For the first time since the state ordered water testing last year, the Pittsburgh Water and Sewer Authority has announced that its latest analyses show lead levels in compliance with Environmental Protection Agency requirements.
PWSA reported today that its newest results meet the EPA’s “action limit” level of 15 parts per billion of lead and do not exceed it.
Even though there is near-universal agreement that it is unsafe to consume any lead, the EPA’s “action limit” is an indication that water systems have to make changes to reduce lead levels if they go above it. The state had ordered the PWSA to conduct this regular water testing after an unauthorized switch in corrosion chemicals that is widely believed to be linked to an increase in lead levels.
PWSA has met that limit for the the first time in more than a year but said in a release that residents should continue to follow its guidelines — including filtering water or running it for a minute before drinking it — to reduce their exposure.
Even still, PWSA executive director Robert Weimar said the authority still has a lot of work to do.
“We’re seeing a downward trend…but we’re not accepting that as our ‘mission accomplished,’” he said. “We won’t be satisfied until all of of the lead is out of the system.”
The result that PWSA is reporting is the 90th percentile of its most recent water testing data. This means that out of 129 water tests, 90 percent came back at 15 ppb or less. In this data set, 12 tests came back as having higher than 15 ppb.
In December, the 90th-percentile result was 18 ppb, and last summer it was at 22 ppb.
To achieve that goal of no lead in the system, Weimar said PWSA is currently trying to get the state Department of Environmental Protection [DEP] to approve a new corrosion-control chemical, orthophosphate. This chemical commonly controls lead and would be used in addition to the other chemicals used now.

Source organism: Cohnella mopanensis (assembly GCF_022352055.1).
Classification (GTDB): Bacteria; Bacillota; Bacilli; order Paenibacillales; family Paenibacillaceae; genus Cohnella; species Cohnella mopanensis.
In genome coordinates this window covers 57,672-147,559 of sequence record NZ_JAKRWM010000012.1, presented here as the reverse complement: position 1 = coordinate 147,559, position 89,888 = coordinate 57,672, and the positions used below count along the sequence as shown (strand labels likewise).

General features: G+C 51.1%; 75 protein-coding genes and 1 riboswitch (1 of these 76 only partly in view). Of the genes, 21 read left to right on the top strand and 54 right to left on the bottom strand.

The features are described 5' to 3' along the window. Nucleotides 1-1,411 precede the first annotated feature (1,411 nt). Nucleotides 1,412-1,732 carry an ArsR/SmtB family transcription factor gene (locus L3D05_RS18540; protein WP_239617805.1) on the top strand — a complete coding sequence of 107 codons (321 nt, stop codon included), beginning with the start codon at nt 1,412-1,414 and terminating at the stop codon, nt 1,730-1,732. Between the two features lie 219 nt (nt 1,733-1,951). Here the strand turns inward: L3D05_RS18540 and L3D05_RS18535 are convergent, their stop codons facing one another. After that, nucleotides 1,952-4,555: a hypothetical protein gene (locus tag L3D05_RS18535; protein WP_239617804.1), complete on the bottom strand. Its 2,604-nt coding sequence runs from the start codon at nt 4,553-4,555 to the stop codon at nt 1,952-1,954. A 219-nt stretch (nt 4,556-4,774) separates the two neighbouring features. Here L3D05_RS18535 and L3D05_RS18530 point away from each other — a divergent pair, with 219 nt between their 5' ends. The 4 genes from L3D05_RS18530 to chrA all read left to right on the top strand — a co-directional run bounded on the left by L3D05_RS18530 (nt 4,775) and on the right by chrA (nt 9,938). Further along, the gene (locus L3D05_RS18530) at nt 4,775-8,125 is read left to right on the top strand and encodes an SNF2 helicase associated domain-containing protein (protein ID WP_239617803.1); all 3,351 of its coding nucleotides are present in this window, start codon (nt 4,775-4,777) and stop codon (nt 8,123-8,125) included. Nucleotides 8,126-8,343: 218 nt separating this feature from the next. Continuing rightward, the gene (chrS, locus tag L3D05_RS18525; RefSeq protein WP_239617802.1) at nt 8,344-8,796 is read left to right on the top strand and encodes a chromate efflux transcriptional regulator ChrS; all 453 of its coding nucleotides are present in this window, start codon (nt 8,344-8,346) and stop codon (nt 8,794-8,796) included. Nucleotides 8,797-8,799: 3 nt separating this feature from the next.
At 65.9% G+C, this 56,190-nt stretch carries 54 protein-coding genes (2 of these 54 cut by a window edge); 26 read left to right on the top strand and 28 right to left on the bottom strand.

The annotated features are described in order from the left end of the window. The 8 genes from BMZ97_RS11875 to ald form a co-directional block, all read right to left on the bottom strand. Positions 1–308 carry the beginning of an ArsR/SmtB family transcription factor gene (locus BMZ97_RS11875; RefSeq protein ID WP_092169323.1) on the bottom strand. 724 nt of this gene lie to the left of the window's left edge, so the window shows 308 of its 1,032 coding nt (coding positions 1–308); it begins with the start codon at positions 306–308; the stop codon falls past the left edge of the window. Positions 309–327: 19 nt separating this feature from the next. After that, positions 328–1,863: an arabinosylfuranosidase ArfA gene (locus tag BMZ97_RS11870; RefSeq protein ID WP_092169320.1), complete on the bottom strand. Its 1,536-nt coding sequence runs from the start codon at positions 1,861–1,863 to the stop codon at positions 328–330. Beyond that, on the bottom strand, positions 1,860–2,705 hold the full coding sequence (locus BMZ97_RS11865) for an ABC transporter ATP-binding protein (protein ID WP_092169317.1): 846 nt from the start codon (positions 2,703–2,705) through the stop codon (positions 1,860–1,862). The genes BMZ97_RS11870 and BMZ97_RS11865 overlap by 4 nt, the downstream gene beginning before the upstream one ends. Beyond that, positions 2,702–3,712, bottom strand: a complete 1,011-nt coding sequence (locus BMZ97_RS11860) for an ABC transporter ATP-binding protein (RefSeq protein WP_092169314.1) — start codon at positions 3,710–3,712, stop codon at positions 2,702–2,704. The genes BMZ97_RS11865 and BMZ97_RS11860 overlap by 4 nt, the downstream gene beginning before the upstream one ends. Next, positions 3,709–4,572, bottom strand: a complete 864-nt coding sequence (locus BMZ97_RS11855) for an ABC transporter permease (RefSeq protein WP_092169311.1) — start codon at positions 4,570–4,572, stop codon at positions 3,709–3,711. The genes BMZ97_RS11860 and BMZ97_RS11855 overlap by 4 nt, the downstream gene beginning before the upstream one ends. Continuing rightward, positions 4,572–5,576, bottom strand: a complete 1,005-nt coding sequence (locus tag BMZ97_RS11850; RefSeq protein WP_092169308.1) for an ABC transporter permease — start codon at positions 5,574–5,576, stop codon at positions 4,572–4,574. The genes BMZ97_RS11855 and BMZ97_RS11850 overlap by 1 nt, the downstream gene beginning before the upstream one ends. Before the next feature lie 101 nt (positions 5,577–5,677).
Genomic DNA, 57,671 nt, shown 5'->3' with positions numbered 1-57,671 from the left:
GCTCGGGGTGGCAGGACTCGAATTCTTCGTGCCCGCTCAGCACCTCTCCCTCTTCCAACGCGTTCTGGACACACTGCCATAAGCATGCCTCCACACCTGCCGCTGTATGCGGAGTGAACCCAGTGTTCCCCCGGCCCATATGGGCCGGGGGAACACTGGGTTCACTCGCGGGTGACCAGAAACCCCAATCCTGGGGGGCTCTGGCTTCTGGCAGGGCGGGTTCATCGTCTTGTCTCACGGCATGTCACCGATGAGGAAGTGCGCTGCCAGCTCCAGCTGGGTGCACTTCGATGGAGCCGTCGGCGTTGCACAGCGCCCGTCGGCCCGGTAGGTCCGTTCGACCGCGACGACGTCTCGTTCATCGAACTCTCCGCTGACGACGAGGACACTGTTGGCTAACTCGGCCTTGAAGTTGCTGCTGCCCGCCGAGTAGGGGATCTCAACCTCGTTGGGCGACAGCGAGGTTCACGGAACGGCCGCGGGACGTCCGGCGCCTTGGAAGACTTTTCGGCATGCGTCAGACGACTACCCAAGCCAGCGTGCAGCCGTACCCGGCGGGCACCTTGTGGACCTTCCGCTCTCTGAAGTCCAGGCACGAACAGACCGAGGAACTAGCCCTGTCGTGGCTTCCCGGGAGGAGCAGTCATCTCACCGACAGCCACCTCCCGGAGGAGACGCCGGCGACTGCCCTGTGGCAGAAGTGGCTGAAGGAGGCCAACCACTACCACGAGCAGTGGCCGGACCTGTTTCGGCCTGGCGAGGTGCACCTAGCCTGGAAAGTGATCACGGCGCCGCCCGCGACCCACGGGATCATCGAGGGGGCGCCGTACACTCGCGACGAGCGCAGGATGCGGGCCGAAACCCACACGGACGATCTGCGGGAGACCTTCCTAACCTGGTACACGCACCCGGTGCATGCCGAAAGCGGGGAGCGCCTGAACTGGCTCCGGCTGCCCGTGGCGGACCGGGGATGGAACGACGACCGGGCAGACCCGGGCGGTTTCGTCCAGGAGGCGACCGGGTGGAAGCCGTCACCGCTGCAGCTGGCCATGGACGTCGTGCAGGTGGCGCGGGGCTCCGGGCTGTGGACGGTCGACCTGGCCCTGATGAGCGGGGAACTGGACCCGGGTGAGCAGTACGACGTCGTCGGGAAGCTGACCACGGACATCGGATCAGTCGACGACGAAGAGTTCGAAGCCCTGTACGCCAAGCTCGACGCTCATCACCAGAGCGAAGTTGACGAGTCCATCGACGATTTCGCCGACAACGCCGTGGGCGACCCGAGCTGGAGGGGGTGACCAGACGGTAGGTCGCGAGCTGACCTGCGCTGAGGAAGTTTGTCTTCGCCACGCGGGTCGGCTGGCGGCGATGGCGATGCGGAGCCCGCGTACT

Mayor Bill Peduto, who is at a leadership conference in New York City, said in a statement that while he is glad to see the new results, neither PWSA nor the public can afford to be complacent.
“While the work on the issue by the city and the PWSA over the past year is clearly paying off, there is still a lot of work to do and water users need to keep following PWSA guidance on how to reduce exposure to contaminants,” he said. “Testing does not remove the fact that lead in water is still a grave public health matter, especially for pregnant women and young children, and we need to do all we can to eradicate it.”
And PWSA has not escaped state oversight just yet. It must show that its tests are at or under the action level for two rounds of testing before it is in full compliance. Those results should be released in six months. Until the agency meets that goal, it is required to find the lead service lines and replace at least 7 percent a year.
“Obviously, we are thrilled that the levels are coming down; that’s critically important,” said Allegheny Health Department Director Karen Hacker. “We want those numbers to go down as low as they possibly can to reduce exposure.”
Allegheny County Controller Chelsa Wagner, who has been a harsh critic of the city, PWSA and the county health department for how they’ve handled the lead issue, also responded to the new results: